FAIRFAX, Virginia., July 29. AMERICAN Olympian Ed Moses and Japan's Masami Tanaka stole the show at the Speedo/Eastern Section II Championships this weekend at George Mason University's Aquatic & Fitness Center Pool here.
Curl-Burke's Moses, who tore up the World Cup circuit this past winter while laying waste to world sc meters 50-100 and 200 breast records, went a sizzling unshaved 1:01.91 100 breast Friday evening — his seasonal pr and the top American time of the year.
Tanaka, training with Moses at Curl-Burke since last fall, set a pair of meet records with her seasonal prs of 1:08.90/2:27.06 for the 100-200 breast.
Tanaka holds her country's 100 record with her 1:07.27 from the Japanese Olympic Trials in Tokyo in April of Y2K. That time ranks her 12th on the all-time performances' list, fourth performer. The Asian record
is a 1:06.96 by China's Luo Xuejuan from last fall's 9th National Games in Guangzhou, history's third-best performance (second performer).
Luo also won last summer's World Championship 100 with a meet-record 1:07.18. So although her pr was done at a domestic meet where any sort of drug testing was presumably nominal at best, she is legit as her time from Fukuoka shows.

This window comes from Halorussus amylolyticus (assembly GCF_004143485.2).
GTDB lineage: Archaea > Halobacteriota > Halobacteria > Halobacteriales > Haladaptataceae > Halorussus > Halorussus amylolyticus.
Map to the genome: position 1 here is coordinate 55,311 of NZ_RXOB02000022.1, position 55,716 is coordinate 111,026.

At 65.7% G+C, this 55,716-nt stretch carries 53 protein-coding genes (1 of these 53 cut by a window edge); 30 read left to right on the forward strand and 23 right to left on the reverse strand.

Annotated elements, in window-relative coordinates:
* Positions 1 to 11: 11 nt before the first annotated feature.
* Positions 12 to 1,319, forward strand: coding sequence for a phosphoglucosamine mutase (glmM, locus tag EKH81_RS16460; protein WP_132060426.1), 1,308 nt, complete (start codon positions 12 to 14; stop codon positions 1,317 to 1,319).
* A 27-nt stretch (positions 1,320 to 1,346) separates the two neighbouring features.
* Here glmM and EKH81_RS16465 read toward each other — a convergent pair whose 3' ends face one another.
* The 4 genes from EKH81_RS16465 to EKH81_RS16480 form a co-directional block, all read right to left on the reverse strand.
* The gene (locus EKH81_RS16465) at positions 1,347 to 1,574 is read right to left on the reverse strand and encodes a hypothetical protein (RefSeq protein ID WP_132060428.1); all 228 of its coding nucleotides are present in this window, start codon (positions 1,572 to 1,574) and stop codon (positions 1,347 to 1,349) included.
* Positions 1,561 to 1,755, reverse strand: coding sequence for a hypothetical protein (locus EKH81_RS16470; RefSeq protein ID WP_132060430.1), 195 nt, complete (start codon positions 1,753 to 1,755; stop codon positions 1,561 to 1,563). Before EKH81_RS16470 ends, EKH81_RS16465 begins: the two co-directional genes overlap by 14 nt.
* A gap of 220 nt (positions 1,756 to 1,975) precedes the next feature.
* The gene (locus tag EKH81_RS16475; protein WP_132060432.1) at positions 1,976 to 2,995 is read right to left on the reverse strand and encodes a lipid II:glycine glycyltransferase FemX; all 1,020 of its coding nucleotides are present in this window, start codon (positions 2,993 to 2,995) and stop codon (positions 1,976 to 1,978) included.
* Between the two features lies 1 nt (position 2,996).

In the 200, Tanaka's pr is even more impressive, i.e., an NR 2:24.12, also from the Trials. That time ranks her fifth on the all-time global performances' list, fourth performer. She has yet to medal at a major
international competition, however.
Tanana's 100 ranks her sixth gloablly this year (peformer) and is the eighth-fastest performance. In the 200 she's even higher, i.e., fifth-fastest peformer and sixth-performance.
Moses is ninth-quickest globally but his pr (American-record 1:00.29 from last year's World Championship Trials in Austin) ranks him fifth on the all-time performances' list and he's also second-best performer.
However, the No. 1 man — Russia's Roman Sloudnov — has the world's four-fastest performances, including history's only two sub 1:00.0 clockings, and the World Championship title too.
Tanaka's times here make her faster than any other Japanese woman this year by a wide margin, but since she did not swim at her country's Pan-Pac Trials in June she will be kept off the team for Yokohama and the Asian Games.
Moses will have to finish among the Top 2 at the U.S. Nationals in Ft. Lauderdale next month to make the plane to Yokohama but he has told SwimInfo he probably will not make the trip, preferring to return to the University of Virginia for the beginning of the fall semester.
World 400 IM record-holder Tom Dolan made his competitve debut after taking the year off last season and won the 200 free in 1:53+. His pr in this
race is a 1:49.89 from the '97 Pan-Pacs, the last time he's swum it seriously.
– Bill Bell